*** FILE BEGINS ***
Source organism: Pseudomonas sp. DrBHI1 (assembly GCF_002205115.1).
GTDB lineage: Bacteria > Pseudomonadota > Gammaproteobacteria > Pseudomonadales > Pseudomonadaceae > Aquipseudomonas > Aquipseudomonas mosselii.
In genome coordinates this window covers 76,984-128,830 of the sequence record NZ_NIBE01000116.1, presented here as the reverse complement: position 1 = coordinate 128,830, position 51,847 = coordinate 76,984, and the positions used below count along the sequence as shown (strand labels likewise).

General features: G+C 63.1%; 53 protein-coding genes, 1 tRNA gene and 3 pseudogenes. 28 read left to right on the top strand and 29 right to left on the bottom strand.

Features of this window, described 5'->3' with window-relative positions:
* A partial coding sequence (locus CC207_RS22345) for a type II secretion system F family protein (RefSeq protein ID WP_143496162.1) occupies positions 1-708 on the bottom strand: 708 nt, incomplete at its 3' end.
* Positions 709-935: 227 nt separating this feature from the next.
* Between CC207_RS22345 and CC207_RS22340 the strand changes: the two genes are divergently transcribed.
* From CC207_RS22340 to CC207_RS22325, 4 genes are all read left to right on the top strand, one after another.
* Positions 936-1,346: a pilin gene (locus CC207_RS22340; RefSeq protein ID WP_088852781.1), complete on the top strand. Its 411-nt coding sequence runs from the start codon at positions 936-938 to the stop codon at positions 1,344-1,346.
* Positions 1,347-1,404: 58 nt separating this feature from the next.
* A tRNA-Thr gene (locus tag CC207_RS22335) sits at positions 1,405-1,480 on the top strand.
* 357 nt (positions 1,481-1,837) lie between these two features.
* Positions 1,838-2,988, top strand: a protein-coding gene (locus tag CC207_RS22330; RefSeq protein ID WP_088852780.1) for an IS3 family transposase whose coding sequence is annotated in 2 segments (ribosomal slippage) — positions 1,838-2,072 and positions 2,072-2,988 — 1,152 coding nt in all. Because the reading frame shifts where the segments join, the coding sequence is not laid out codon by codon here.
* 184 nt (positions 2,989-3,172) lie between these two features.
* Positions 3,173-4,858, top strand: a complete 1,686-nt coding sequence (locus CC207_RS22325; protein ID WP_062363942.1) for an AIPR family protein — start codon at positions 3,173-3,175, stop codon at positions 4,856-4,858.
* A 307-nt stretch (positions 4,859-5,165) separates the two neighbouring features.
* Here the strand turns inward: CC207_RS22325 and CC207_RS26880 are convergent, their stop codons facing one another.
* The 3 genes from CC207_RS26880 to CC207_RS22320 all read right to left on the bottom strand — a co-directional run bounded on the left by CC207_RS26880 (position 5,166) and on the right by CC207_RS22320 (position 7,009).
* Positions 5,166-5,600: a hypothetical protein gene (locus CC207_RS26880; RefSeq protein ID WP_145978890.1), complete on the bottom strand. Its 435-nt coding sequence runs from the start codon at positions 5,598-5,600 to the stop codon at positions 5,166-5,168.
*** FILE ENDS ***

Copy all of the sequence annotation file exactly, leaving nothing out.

Source organism: Pseudomonas sp. DrBHI1 (assembly GCF_002205115.1).
GTDB lineage: Bacteria > Pseudomonadota > Gammaproteobacteria > Pseudomonadales > Pseudomonadaceae > Aquipseudomonas > Aquipseudomonas mosselii.
In genome coordinates this window covers 76,984-128,830 of the sequence record NZ_NIBE01000116.1, presented here as the reverse complement: position 1 = coordinate 128,830, position 51,847 = coordinate 76,984, and the positions used below count along the sequence as shown (strand labels likewise).

General features: G+C 63.1%; 53 protein-coding genes, 1 tRNA gene and 3 pseudogenes. 28 read left to right on the top strand and 29 right to left on the bottom strand.

Features of this window, described 5'->3' with window-relative positions:
* A partial coding sequence (locus CC207_RS22345) for a type II secretion system F family protein (RefSeq protein ID WP_143496162.1) occupies positions 1-708 on the bottom strand: 708 nt, incomplete at its 3' end.
* Positions 709-935: 227 nt separating this feature from the next.
* Between CC207_RS22345 and CC207_RS22340 the strand changes: the two genes are divergently transcribed.
* From CC207_RS22340 to CC207_RS22325, 4 genes are all read left to right on the top strand, one after another.
* Positions 936-1,346: a pilin gene (locus CC207_RS22340; RefSeq protein ID WP_088852781.1), complete on the top strand. Its 411-nt coding sequence runs from the start codon at positions 936-938 to the stop codon at positions 1,344-1,346.
* Positions 1,347-1,404: 58 nt separating this feature from the next.
* A tRNA-Thr gene (locus tag CC207_RS22335) sits at positions 1,405-1,480 on the top strand.
* 357 nt (positions 1,481-1,837) lie between these two features.
* Positions 1,838-2,988, top strand: a protein-coding gene (locus tag CC207_RS22330; RefSeq protein ID WP_088852780.1) for an IS3 family transposase whose coding sequence is annotated in 2 segments (ribosomal slippage) — positions 1,838-2,072 and positions 2,072-2,988 — 1,152 coding nt in all. Because the reading frame shifts where the segments join, the coding sequence is not laid out codon by codon here.
* 184 nt (positions 2,989-3,172) lie between these two features.
* Positions 3,173-4,858, top strand: a complete 1,686-nt coding sequence (locus CC207_RS22325; protein ID WP_062363942.1) for an AIPR family protein — start codon at positions 3,173-3,175, stop codon at positions 4,856-4,858.
* A 307-nt stretch (positions 4,859-5,165) separates the two neighbouring features.
* Here the strand turns inward: CC207_RS22325 and CC207_RS26880 are convergent, their stop codons facing one another.
* The 3 genes from CC207_RS26880 to CC207_RS22320 all read right to left on the bottom strand — a co-directional run bounded on the left by CC207_RS26880 (position 5,166) and on the right by CC207_RS22320 (position 7,009).
* Positions 5,166-5,600: a hypothetical protein gene (locus CC207_RS26880; RefSeq protein ID WP_145978890.1), complete on the bottom strand. Its 435-nt coding sequence runs from the start codon at positions 5,598-5,600 to the stop codon at positions 5,166-5,168.